Bafana Coach Scared of Eagles Physical Strength

Stuart Baxter

Bafana Bafana coach Stuart Baxter has admitted that they will encounter problems when they face Nigeria today in an Africa Cup of Nations qualifier after identifying three key qualities of the Super Eagles that can hurt his team.

The former England U-19 boss has designed a game plan that will neutralise the strengths of the Super Eagles.

‘’It’ll be a very tough game, Nigeria are a good team. They will create problems for us so many levels, physically, tactically, technically,’’ said Baxter.

‘’If we stretch ourselves and we play to the best of our ability and implement our game plan, then I think we will give them problems. If they don’t then they will have a problem with us.’’

Baxter highlighted the fact that South Africa were able to beat Nigeria in Uyo last year because they were disciplined.

‘’We went there, we played very tactically disciplined. That was pleasing for me to see a South African team play as tactically disciplined. 

‘’We have to play as tactically disciplined in this game because we are at home, we need to win, we won’t be on the back foot hopefully, and if we are we have to deal with that but it won’t be a choice.’’

The South Africa National Team trained at the FNB Stadium in Johannesburg on Friday morning ahead of the eagerly anticipated AFCON qualifier against Nigeria.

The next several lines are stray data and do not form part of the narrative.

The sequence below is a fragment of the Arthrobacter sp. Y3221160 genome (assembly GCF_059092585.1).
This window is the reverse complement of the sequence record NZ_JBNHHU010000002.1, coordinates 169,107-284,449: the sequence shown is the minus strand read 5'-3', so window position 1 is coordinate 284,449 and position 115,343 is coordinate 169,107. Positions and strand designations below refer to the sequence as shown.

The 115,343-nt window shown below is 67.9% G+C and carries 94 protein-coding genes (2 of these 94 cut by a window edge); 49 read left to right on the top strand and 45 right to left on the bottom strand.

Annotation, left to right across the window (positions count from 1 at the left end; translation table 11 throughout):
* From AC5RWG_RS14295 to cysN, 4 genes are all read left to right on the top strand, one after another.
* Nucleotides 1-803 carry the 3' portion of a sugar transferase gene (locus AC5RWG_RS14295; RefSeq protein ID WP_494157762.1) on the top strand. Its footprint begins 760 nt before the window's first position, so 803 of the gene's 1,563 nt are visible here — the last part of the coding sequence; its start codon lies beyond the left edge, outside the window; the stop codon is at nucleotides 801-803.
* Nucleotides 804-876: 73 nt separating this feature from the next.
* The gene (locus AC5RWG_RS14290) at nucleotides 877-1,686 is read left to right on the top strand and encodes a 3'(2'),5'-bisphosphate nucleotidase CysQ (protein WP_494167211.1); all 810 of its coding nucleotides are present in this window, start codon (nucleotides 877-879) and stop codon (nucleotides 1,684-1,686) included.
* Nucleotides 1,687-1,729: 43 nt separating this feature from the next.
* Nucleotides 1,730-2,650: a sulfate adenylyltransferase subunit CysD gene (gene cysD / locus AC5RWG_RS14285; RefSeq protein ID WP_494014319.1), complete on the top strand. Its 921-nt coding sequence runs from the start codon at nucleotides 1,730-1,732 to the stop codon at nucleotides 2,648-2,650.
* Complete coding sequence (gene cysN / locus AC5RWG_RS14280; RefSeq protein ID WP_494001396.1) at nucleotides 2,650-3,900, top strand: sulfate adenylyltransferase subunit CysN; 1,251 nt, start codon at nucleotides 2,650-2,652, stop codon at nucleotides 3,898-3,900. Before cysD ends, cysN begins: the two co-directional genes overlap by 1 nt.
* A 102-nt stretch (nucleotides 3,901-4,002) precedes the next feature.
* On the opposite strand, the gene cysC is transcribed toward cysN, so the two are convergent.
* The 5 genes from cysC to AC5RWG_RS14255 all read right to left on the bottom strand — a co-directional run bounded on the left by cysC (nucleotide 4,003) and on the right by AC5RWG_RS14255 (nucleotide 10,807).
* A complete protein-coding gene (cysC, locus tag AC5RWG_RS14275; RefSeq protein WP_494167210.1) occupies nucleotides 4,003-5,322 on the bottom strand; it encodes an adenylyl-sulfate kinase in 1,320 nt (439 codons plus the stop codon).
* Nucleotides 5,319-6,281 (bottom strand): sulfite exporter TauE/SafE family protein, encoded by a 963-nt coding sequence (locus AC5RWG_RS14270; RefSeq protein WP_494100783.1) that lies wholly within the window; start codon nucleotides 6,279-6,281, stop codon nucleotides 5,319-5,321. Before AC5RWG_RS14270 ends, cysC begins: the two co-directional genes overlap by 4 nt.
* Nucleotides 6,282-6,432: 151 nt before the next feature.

Meanwhile, SAFA technical director Neil Tovey is quietly optimistic over Bafana Bafana’s chances against Nigeria but admits previous results have added unnecessary pressure ahead of today’s clash.

The two countries meet in a top-of-the-table Group E 2019 African Nations Cup qualifier, where a win for the hosts will secure a spot at the continental tournament in Cameroon, while a draw or loss will make next year’s clash against Libya the deciding contest.

Tovey, who captained South Africa to AFCON glory in 1996, feels confident ahead of the encounter, insisting that the nature of the opposition will motivate the players to lift their game.

“I’m more confident against Nigeria than I am against anyone else because I know the mentality will change as the players know they’re up against it.

“Your mentality comes from your approach and everything. So this might drive them a bit more, from a mental point, into a team dynamic. But I think where we are really lacking is in big-game moments, not taking those chances that happened against Seychelles – a big-game moment is when you’re under the crossbar, and you put the ball into the net.”

Looking at Bafana’s overall qualification campaign so far, which includes two wins and two draws from the four games played, Tovey said he wished the team was in a better position, especially following the goalless draw against minnows Seychelles last time out.

“It’s been a rollercoaster ride,” he says. “After four games, and after the two Seychelles games, we should have been a lot closer to qualifying. Home and away at Seychelles, we should have really done the job. But you get matches where you just don’t put the ball across the goal line – I don’t think it had anything to do with tactics. On the day, if you don’t take your chances, it makes it all the more difficult, and it gives a team like Seychelles the confidence to lift their game. But if we had scored the first goal, I think it would have been another case of 4 or 5-0 – we just needed that first goal, which never came about through the inability to concentrate at the vital time.”

Libya currently sit four points behind Bafana, yet are expected to do the job away at Seychelles this afternoon, and will have the slight advantage in the final group qualifier at home to South Africa.